Tweaking the ecosphere for business success

BY Jayashantha Jayawardhana 

In 1900, North America was home to 35 suppliers of cast rail wheels and railway builders had plenty to choose from. A century later, there were only two suppliers remaining; and today, there’s only one left. So railway builders are at the mercy of the monopolist that can raise the price on a whim.

Suppliers in any industry may become too powerful for several reasons: in some cases, they succeed in eliminating the competition by achieving substantial cost advantages or developing disruptive technologies.

In others, the rapid growth in demand exceeds supply and suppliers can charge what they want. And in still others, buyers have consolidated demand and bargained so hard that the few suppliers left in the market enjoy too much clout.

This is why a business that finds itself in a weak position with its suppliers must learn to deal with them strategically. In their article titled ‘How to Negotiate with Powerful Suppliers’  – published in the Harvard Business Review (HBR) – Petros Paranikas, Grace Puma Whiteford, Bob Tevelson and Dan Belz talk about an analytical framework for strategic reappraisal of suppliers.

They say they’ve developed it with practical insights drawn from the business world. It must be noted that between Approach #1 and Approach #4, the degree of risk involved increases.

APPROACH #1 Bring new value to your supplier. This approach has practically zero risk. You can negotiate with the supplier in two ways: one is to open a gateway for him or her to enter a new market by offering the supplier an opportunity that’s too good to pass up in exchange for a price concession.

A beverage company was facing annual price hikes from a packaging supplier. It looked like there was no way out since the supplier held a patent for the manufacturing process and its price was lower than others. But there was an opening: the beverage company was about to penetrate two developing markets, which the packaging supplier had not been able to enter.

The procurement manager in consultation with the marketing team dangled the right carrot before them: “In exchange for a 10 percent price reduction globally, the company would use the supplier’s cans in the new markets.”

Another way to negotiate with a supplier is to help him or her to reduce price risks.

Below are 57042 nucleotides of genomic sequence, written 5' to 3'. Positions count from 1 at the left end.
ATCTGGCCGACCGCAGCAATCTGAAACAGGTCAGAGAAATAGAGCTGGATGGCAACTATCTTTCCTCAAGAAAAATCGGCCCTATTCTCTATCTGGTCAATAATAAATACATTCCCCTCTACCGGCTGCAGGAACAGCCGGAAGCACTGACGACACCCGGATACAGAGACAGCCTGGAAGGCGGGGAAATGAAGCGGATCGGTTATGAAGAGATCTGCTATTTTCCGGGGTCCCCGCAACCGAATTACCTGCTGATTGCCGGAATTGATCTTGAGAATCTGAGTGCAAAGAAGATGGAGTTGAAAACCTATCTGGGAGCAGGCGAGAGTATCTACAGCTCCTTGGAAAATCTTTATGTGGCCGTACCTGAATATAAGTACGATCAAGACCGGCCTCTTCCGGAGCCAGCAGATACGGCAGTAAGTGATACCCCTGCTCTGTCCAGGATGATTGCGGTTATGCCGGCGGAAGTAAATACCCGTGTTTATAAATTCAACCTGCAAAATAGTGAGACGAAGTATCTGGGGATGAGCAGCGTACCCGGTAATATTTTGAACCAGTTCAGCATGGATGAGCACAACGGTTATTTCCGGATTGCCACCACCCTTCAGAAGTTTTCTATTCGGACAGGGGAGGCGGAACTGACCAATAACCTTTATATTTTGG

APPROACH #2 Change how you buy. This approach is riskier than the first; but if there aren’t any opportunities for you to create new value for your supplier, it’s the next least risky option before you. Pick one of these three courses of action: consolidate your purchase orders, rethink purchasing bundles or decrease purchase volume.

An aircraft manufacturer whose various departments were sourcing parts independently from the same supplier was facing price hikes and unsatisfactory service standards. The company consolidated the purchase orders and went to the supplier’s top executive, who agreed to bring the margin down to 10 percent and improve service standards.

Where a company can’t create large purchasing bundles within product categories or geographies, it should rethink its purchasing bundles and consider buying across them. The mere mention of decreasing the purchase volume can motivate negotiation. But you must stand behind your decision if the supplier refuses to budge.

APPROACH #3 Create a new supplier. In case the first and second approaches fail, you will have to create a new source of supply. Researchers observe that this is “most likely to be necessary in industries where price negotiations have gone so far as to drive most suppliers out of business, effectively giving the survivors a monopoly.”

“Of course, such drastic action risks alienating your supplier completely and may change your company’s business model,” they add. Then you have to either bring in a supplier from an adjacent market or become your own supplier through vertical integration.

APPROACH #4 Play hardball. This is the riskiest approach in the entire framework. If nothing else works, calling off all your orders, excluding the supplier from future business or threatening to sue – or a combination of these actions – may be the only solution, short of going out of business.

Since these are the tactics of last resort, think long and hard before you jump in.

A global financial services firm was forced to cut its costs by US$ 3 billion. To cut its IT costs, the firm asked its main hardware supplier for a 10 percent price reduction, which was refused. The firm’s CIO immediately informed the supplier’s CEO that all the supplier’s projects in the company were suspended with immediate effect.

He didn’t stop there but went on to make good on the threat. Fearing the gloomy prospect of losing all existing and upcoming projects, the supplier promptly agreed to the price cut.